It’s beginning to look like the answer is YES.
Swiss scientists recently found that BPA transfers readily from receipts to skin and can penetrate the skin to a depth that it can’t be washed off.
So the next question is, can BPA continue traveling a little bit further and end up in the bloodstream? We don’t know for certain yet, but EWG’s latest report in which they tested several common stores’ receipts for BPA makes it a valid concern. They found through testing that BPA on a receipt is 250 to 1,000 times greater than the amount of BPA typically found in a can of food or a can of baby formula, or that which leaches from a BPA-based plastic baby bottle into its contents. And even more telling is the fact that retail workers carry an average of 30 percent more BPA in their bodies than other adults, although it’s don’t know how much BPA-coated receipts contribute to people’s total exposure.
As suggested by EWG, one thing is certain: because many retailers already use BPA-free paper for their receipts, it’s one source of contamination that could easily be eliminated. The EPA is even concerned enough to start looking for BPA-free thermal paper alternatives. In the meantime, EWG offers some helpful tips to reduce your exposures to BPA in receipts:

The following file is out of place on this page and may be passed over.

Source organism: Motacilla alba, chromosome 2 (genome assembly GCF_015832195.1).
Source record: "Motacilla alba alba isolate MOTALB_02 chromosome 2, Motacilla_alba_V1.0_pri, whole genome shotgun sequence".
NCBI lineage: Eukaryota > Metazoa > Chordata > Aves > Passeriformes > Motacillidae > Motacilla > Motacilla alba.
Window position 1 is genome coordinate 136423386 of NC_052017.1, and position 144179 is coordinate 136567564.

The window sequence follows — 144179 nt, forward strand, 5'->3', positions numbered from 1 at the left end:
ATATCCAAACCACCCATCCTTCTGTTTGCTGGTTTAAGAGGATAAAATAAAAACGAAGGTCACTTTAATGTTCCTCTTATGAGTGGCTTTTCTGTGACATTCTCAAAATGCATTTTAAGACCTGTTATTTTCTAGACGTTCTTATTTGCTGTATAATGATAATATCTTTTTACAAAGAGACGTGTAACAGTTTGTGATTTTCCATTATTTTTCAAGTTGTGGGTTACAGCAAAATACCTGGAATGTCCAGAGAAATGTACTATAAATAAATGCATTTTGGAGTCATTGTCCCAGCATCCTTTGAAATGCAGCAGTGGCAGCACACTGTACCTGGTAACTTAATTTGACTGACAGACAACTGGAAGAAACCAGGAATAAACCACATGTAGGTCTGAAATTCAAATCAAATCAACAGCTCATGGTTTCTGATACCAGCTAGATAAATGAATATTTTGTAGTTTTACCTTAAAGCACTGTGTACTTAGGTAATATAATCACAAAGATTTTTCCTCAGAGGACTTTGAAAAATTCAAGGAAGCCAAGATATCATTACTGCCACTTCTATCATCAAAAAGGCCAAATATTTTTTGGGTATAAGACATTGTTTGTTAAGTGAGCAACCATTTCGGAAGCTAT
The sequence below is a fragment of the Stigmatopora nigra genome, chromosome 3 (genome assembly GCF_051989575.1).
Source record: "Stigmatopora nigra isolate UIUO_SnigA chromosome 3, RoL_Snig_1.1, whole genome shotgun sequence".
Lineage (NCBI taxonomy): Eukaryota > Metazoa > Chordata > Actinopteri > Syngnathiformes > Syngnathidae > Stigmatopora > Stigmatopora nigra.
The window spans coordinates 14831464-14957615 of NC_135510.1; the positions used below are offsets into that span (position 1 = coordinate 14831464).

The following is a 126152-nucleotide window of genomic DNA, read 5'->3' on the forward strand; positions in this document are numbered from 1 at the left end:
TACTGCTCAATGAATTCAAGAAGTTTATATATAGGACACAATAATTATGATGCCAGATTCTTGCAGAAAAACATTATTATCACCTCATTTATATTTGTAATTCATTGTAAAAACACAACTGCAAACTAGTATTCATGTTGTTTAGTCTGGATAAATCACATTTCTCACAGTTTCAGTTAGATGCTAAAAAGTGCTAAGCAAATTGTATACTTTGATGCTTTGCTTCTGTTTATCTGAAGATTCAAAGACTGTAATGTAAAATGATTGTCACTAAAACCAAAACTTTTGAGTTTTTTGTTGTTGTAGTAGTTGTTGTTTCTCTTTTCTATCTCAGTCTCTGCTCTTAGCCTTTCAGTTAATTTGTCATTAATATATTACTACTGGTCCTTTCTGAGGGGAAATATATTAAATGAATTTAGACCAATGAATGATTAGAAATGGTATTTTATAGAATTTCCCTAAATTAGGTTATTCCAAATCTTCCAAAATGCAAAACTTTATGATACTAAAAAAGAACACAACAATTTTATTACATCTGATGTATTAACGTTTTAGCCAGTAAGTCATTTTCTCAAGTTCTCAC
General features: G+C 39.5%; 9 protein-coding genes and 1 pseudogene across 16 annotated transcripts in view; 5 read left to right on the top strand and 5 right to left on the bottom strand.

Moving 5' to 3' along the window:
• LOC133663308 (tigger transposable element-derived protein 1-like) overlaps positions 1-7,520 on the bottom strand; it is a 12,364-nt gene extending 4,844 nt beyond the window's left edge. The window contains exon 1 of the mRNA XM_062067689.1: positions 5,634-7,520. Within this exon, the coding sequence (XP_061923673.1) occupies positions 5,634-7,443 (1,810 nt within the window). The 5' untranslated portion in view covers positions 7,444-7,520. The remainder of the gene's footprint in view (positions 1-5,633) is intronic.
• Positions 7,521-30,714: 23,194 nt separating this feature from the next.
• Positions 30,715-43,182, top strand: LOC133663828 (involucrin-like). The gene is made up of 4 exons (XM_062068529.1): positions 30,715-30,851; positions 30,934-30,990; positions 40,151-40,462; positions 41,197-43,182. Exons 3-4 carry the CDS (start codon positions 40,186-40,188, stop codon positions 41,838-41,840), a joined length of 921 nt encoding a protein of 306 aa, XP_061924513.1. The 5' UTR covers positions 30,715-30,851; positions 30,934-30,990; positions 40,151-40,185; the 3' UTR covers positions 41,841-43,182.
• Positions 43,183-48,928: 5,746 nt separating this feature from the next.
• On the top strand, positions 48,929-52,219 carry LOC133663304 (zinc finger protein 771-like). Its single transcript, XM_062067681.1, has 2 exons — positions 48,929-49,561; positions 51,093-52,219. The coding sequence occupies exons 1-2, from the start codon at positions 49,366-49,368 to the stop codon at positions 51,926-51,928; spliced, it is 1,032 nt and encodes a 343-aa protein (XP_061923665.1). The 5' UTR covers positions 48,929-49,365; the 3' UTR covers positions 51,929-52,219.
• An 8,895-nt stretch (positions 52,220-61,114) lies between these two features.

- Minimize receipt collection by declining receipts at gas pumps, ATMs and other machines when possible.
- Store receipts separately in an envelope in a wallet or purse.
- Never give a child a receipt to hold or play with.
- After handling a receipt, wash hands before preparing and eating food (a universally recommended practice even for those who have not handled receipts).
- Do not use alcohol-based hand cleaners after handling receipts. A recent study showed that these products can increase the skin’s BPA absorption (Biedermann 2010).
- Take advantage of store services that email or archive paperless purchase records.
- Do not recycle receipts and other thermal paper. BPA residues from receipts will contaminate recycled paper.
- If you are unsure, check whether paper is thermally treated by rubbing it with a coin. Thermal paper discolors with the friction; conventional paper does not.